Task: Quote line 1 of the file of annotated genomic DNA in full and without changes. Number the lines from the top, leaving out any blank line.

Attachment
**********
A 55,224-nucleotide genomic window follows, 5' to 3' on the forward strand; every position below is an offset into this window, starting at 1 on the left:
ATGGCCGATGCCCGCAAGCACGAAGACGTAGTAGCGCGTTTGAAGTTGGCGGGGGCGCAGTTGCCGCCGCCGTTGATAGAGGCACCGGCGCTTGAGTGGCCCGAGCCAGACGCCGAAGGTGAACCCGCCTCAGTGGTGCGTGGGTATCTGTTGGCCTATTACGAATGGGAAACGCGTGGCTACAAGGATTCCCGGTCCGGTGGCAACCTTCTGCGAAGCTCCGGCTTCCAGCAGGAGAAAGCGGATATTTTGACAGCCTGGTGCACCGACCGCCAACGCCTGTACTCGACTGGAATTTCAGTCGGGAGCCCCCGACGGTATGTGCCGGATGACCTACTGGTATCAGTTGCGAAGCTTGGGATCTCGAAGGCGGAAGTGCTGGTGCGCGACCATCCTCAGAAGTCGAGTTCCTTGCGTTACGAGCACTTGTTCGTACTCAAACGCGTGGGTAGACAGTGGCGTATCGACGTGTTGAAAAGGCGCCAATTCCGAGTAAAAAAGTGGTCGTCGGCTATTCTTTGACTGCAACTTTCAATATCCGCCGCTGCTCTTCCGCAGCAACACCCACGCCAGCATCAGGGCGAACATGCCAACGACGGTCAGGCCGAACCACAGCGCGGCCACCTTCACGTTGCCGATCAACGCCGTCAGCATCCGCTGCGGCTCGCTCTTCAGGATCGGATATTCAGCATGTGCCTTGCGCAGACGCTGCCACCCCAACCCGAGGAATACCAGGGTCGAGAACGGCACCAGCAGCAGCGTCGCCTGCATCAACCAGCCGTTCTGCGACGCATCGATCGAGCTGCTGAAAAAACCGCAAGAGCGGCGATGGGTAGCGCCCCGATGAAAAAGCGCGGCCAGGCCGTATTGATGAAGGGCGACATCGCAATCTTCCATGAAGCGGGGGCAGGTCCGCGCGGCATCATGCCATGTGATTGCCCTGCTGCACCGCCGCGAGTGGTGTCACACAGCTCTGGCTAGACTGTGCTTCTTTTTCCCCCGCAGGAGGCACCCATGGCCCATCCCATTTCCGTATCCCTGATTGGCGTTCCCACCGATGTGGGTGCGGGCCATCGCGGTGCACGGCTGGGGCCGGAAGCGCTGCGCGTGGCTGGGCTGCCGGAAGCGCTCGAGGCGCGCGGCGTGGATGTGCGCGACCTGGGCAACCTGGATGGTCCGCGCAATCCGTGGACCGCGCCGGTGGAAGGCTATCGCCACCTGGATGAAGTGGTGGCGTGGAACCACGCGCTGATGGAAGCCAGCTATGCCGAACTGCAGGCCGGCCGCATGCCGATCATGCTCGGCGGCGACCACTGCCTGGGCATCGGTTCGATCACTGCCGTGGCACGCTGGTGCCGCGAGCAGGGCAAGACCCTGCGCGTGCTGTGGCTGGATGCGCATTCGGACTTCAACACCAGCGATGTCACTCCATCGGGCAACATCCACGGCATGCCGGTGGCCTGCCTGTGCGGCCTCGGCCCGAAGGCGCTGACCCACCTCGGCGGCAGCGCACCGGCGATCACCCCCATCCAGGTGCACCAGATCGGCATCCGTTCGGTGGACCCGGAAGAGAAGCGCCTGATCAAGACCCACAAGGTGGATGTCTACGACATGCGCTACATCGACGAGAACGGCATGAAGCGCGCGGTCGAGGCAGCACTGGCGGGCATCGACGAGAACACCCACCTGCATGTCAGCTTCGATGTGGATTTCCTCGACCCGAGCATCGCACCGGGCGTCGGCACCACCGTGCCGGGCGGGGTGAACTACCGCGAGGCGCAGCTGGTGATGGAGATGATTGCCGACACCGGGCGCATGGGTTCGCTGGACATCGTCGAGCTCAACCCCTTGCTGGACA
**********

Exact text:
A 55,224-nucleotide genomic window follows, 5' to 3' on the forward strand; every position below is an offset into this window, starting at 1 on the left: